What to include in your internet usage guidelines

Your IUG will likely be broad in scope, covering everything from email usage to equipment and passwords.

  • Email, internet, and telephony – Outline what’s acceptable usage for email, internet, and telephony. For example, you can make clear these tools are only to be used for the organisation’s purposes. State what’s not unacceptable, like forwarding offensive, racist, or sexist content, or accessing pornographic materials on the company’s connection or devices.

  • Software – Prohibit downloading unauthorised software and apps, as these can compromise security or lead to the inadvertent sharing of organisational information. Make clear downloading, accessing, installation, and removal require approval.

  • Equipment – outline ownership and usage rules, including the need to return equipment when employees depart. It might be wise to forbid the use of BYO devices that haven’t been approved, as devices that haven’t been screened can pose security risks. If devices are taken out of the office for work, outline recommendations for security and data protection.

  • Social media – State your policy on personal social media, whether it’s permitted only on personal devices not accessing the company’s internet or permitted only during breaks. Let employees know if their social media use is monitored.

  • Passwords – Require employees to use strong passwords and have them change their password regularly.

  • Other safety tips – Include other basic safety tips like not opening suspicious attachments, avoiding risky websites, and allowing software updates for patching.

  • Unacceptable usage and content – Incorporate a list of examples to help staff understand what’s unacceptable use. Things to include may be downloading or uploading obscene, illegal, or offensive content.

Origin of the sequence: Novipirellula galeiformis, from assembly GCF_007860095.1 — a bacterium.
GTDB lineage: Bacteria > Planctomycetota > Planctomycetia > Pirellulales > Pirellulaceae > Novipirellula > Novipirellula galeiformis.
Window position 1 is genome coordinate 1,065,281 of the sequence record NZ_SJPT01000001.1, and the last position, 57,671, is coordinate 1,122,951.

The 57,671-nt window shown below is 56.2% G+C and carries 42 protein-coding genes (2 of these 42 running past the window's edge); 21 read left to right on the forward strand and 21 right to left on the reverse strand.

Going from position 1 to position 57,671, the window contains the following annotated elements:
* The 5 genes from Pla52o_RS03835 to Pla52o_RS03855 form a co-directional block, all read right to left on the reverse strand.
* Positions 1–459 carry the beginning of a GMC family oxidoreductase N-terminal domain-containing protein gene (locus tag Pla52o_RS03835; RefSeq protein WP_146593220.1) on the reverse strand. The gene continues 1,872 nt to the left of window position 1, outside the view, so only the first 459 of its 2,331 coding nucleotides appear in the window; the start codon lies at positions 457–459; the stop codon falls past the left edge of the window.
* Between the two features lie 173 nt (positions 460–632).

Anything that leads to the breach of privacy of confidentiality of anyone could also be prohibited. Stolen and copyrighted content, visiting dangerous websites, and gambling and fraud could also be included.

Tips for implementing your internet usage guidelines

Involve your employees as you write your guidelines. They’re the frontline users and they can provide valuable feedback about what should be included in your IUG.

Additionally, make sure your employees read the policy. Display it on your intranet, refer to it in your employment contract, and share it every time it’s updated.

Along with making sure your policy is read and disseminated, you may be able to use software controls to enforce your policies. Software can be used to restrict or block certain sites at given hours of the day. For example, you could block social media during business hours. You can also use monitoring software to keep tabs on your staff’s internet usage, but be mindful of privacy laws and other related considerations.

Be ready to reinforce the policy and explain changes and additions. Task line managers with the responsibility of applying the policy. Apply it consistently to everyone. In cases that justify disciplinary action, make sure you do act.

The internet is essential to business, but left unmanaged its use can lead to risk and liability for employers. Your internet usage guidelines can reduce these risks while supporting higher productivity, transparency, and a positive working culture. Include your staff in the guideline development process and use software tools to help reinforce standards for best results. 

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Tags:ProductivitySecurity and PrivacyCulture